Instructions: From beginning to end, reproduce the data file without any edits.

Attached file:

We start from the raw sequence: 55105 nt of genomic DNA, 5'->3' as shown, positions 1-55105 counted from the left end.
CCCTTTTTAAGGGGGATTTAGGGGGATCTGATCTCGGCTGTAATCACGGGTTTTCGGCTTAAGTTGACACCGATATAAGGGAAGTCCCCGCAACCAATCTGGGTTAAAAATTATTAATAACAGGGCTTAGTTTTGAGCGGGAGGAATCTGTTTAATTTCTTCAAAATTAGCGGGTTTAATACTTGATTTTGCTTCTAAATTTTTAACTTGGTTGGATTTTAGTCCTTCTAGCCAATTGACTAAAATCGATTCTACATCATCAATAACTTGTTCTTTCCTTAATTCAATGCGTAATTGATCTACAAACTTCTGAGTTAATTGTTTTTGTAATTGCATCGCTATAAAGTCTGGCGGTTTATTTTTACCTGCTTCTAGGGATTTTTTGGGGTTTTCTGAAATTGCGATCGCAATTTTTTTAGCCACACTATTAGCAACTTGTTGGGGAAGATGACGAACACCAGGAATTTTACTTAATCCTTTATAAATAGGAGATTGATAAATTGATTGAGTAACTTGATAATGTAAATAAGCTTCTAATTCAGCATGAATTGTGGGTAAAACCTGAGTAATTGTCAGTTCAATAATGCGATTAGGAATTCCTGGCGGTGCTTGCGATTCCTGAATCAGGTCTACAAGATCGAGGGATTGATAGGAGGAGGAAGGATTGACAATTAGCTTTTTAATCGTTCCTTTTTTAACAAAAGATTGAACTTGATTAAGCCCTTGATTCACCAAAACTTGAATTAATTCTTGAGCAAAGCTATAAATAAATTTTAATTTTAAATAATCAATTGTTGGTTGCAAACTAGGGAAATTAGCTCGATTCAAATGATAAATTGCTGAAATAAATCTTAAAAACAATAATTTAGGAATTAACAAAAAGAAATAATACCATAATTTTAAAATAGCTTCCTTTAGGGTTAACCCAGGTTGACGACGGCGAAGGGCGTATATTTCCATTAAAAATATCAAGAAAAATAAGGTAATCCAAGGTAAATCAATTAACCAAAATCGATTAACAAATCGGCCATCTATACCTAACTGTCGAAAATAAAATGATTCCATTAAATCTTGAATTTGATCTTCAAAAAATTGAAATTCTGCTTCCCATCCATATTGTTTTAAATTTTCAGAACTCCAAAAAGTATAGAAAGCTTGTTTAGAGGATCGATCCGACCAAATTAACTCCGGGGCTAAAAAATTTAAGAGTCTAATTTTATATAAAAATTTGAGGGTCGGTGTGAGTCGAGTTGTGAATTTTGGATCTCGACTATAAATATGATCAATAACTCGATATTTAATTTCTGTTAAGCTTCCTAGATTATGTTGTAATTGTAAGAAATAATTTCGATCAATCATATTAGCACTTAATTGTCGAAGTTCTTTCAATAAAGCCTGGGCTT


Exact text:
We start from the raw sequence: 55105 nt of genomic DNA, 5'->3' as shown, positions 1-55105 counted from the left end.
CCCTTTTTAAGGGGGATTTAGGGGGATCTGATCTCGGCTGTAATCACGGGTTTTCGGCTTAAGTTGACACCGATATAAGGGAAGTCCCCGCAACCAATCTGGGTTAAAAATTATTAATAACAGGGCTTAGTTTTGAGCGGGAGGAATCTGTTTAATTTCTTCAAAATTAGCGGGTTTAATACTTGATTTTGCTTCTAAATTTTTAACTTGGTTGGATTTTAGTCCTTCTAGCCAATTGACTAAAATCGATTCTACATCATCAATAACTTGTTCTTTCCTTAATTCAATGCGTAATTGATCTACAAACTTCTGAGTTAATTGTTTTTGTAATTGCATCGCTATAAAGTCTGGCGGTTTATTTTTACCTGCTTCTAGGGATTTTTTGGGGTTTTCTGAAATTGCGATCGCAATTTTTTTAGCCACACTATTAGCAACTTGTTGGGGAAGATGACGAACACCAGGAATTTTACTTAATCCTTTATAAATAGGAGATTGATAAATTGATTGAGTAACTTGATAATGTAAATAAGCTTCTAATTCAGCATGAATTGTGGGTAAAACCTGAGTAATTGTCAGTTCAATAATGCGATTAGGAATTCCTGGCGGTGCTTGCGATTCCTGAATCAGGTCTACAAGATCGAGGGATTGATAGGAGGAGGAAGGATTGACAATTAGCTTTTTAATCGTTCCTTTTTTAACAAAAGATTGAACTTGATTAAGCCCTTGATTCACCAAAACTTGAATTAATTCTTGAGCAAAGCTATAAATAAATTTTAATTTTAAATAATCAATTGTTGGTTGCAAACTAGGGAAATTAGCTCGATTCAAATGATAAATTGCTGAAATAAATCTTAAAAACAATAATTTAGGAATTAACAAAAAGAAATAATACCATAATTTTAAAATAGCTTCCTTTAGGGTTAACCCAGGTTGACGACGGCGAAGGGCGTATATTTCCATTAAAAATATCAAGAAAAATAAGGTAATCCAAGGTAAATCAATTAACCAAAATCGATTAACAAATCGGCCATCTATACCTAACTGTCGAAAATAAAATGATTCCATTAAATCTTGAATTTGATCTTCAAAAAATTGAAATTCTGCTTCCCATCCATATTGTTTTAAATTTTCAGAACTCCAAAAAGTATAGAAAGCTTGTTTAGAGGATCGATCCGACCAAATTAACTCCGGGGCTAAAAAATTTAAGAGTCTAATTTTATATAAAAATTTGAGGGTCGGTGTGAGTCGAGTTGTGAATTTTGGATCTCGACTATAAATATGATCAATAACTCGATATTTAATTTCTGTTAAGCTTCCTAGATTATGTTGTAATTGTAAGAAATAATTTCGATCAATCATATTAGCACTTAATTGTCGAAGTTCTTTCAATAAAGCCTGGGCTT